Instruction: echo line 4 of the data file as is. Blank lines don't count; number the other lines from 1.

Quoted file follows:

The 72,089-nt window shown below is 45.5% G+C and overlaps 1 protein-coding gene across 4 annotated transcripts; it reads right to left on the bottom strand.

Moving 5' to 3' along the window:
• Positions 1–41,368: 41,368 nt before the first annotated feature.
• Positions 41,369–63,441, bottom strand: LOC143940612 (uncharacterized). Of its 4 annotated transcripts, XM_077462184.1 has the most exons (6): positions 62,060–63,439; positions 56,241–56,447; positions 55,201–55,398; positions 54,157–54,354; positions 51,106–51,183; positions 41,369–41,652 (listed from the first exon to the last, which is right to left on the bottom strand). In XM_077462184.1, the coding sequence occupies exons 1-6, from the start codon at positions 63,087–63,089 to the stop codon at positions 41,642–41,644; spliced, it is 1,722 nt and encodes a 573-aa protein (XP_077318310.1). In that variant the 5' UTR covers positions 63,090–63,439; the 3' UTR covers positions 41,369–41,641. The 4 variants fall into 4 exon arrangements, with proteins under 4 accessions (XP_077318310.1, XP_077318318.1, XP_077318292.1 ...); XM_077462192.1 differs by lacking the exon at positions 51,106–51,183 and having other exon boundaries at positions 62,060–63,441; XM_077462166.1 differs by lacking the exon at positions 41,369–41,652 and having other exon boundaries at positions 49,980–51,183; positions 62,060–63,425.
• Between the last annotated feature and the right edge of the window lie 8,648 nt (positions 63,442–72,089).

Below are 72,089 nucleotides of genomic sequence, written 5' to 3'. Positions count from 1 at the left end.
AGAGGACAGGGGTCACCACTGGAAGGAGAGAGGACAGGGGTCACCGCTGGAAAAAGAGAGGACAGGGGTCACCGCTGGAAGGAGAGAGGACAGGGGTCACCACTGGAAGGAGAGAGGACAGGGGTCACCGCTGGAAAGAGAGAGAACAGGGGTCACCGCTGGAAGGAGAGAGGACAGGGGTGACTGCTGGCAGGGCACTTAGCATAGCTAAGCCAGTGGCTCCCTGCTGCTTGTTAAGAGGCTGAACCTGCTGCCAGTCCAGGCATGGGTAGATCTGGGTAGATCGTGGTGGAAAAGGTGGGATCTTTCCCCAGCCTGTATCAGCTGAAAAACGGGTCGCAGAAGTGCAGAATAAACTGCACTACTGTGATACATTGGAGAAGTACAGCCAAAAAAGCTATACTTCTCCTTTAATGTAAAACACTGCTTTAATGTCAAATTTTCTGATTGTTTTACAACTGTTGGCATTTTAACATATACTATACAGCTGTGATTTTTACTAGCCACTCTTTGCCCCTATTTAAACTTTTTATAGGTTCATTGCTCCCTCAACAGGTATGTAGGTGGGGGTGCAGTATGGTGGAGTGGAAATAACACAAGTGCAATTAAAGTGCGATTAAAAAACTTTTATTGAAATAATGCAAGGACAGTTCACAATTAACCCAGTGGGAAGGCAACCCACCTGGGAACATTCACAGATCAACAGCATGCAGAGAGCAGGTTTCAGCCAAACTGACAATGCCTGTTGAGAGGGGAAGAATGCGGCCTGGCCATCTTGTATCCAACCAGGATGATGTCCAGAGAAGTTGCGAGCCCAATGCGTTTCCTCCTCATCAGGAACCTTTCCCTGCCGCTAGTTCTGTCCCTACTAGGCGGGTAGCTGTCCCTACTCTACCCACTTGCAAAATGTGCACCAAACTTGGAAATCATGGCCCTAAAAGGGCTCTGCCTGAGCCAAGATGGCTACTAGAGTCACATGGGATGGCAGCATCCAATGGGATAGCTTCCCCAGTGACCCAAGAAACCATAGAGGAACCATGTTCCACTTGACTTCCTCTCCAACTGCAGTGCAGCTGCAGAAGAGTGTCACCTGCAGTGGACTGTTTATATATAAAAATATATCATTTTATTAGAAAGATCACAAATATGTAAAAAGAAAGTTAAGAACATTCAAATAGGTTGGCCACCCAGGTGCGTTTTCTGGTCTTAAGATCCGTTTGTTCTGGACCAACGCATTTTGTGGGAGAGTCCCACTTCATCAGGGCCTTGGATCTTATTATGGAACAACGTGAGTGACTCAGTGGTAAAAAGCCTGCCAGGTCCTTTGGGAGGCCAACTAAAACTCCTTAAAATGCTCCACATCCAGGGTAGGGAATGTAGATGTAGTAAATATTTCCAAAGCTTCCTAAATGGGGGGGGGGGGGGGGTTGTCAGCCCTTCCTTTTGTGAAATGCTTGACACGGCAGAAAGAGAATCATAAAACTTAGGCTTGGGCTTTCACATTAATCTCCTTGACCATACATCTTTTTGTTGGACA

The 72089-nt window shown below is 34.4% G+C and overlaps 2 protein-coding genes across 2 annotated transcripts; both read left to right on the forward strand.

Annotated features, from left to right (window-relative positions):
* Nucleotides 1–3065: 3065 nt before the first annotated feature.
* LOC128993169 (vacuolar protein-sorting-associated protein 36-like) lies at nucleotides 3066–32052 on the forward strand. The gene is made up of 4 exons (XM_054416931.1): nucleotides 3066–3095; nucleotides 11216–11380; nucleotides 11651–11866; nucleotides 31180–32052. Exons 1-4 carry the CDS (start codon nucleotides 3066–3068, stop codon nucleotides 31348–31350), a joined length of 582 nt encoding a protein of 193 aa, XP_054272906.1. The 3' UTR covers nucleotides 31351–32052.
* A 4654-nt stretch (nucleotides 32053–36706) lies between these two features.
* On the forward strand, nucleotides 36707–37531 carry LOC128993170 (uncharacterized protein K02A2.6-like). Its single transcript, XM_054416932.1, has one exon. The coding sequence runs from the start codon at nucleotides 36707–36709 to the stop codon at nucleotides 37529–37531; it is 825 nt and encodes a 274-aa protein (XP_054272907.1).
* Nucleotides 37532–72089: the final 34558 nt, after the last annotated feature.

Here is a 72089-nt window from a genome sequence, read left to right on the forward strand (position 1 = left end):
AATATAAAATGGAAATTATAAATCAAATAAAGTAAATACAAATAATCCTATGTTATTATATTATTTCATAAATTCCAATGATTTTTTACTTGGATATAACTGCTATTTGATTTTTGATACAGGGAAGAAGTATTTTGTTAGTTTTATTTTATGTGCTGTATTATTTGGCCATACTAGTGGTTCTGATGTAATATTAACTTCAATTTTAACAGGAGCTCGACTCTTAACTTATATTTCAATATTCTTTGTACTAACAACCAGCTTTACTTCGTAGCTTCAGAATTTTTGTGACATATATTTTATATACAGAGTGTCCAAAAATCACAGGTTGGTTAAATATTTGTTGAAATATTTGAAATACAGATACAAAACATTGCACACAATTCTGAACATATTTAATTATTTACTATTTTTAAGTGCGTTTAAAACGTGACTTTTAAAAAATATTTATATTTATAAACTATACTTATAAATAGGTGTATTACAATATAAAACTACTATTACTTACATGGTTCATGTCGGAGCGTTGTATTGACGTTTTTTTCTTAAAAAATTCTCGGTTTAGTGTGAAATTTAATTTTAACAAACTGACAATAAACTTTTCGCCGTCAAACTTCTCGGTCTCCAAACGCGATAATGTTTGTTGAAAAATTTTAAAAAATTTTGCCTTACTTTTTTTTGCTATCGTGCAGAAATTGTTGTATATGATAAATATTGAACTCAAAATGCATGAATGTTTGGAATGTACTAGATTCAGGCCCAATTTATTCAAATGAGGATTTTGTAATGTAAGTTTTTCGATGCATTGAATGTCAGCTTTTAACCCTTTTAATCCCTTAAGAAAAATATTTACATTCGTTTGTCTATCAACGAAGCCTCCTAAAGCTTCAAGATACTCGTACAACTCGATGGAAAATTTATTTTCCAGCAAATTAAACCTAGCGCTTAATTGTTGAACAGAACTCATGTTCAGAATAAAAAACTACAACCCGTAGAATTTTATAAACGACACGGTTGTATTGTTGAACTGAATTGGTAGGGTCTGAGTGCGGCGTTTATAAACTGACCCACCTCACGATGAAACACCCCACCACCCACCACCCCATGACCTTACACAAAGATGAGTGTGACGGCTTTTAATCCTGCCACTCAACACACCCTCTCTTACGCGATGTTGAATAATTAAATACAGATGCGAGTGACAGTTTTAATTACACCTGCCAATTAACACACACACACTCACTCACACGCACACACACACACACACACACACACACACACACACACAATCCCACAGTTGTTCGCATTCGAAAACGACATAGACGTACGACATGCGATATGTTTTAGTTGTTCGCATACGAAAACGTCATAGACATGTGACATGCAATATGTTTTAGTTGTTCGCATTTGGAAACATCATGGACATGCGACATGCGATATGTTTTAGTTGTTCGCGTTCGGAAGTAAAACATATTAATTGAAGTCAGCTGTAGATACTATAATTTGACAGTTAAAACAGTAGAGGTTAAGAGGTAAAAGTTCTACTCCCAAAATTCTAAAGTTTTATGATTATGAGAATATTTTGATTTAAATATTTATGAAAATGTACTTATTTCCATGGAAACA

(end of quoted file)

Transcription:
• Positions 41,369–63,441, bottom strand: LOC143940612 (uncharacterized). Of its 4 annotated transcripts, XM_077462184.1 has the most exons (6): positions 62,060–63,439; positions 56,241–56,447; positions 55,201–55,398; positions 54,157–54,354; positions 51,106–51,183; positions 41,369–41,652 (listed from the first exon to the last, which is right to left on the bottom strand). In XM_077462184.1, the coding sequence occupies exons 1-6, from the start codon at positions 63,087–63,089 to the stop codon at positions 41,642–41,644; spliced, it is 1,722 nt and encodes a 573-aa protein (XP_077318310.1). In that variant the 5' UTR covers positions 63,090–63,439; the 3' UTR covers positions 41,369–41,641. The 4 variants fall into 4 exon arrangements, with proteins under 4 accessions (XP_077318310.1, XP_077318318.1, XP_077318292.1 ...); XM_077462192.1 differs by lacking the exon at positions 51,106–51,183 and having other exon boundaries at positions 62,060–63,441; XM_077462166.1 differs by lacking the exon at positions 41,369–41,652 and having other exon boundaries at positions 49,980–51,183; positions 62,060–63,425.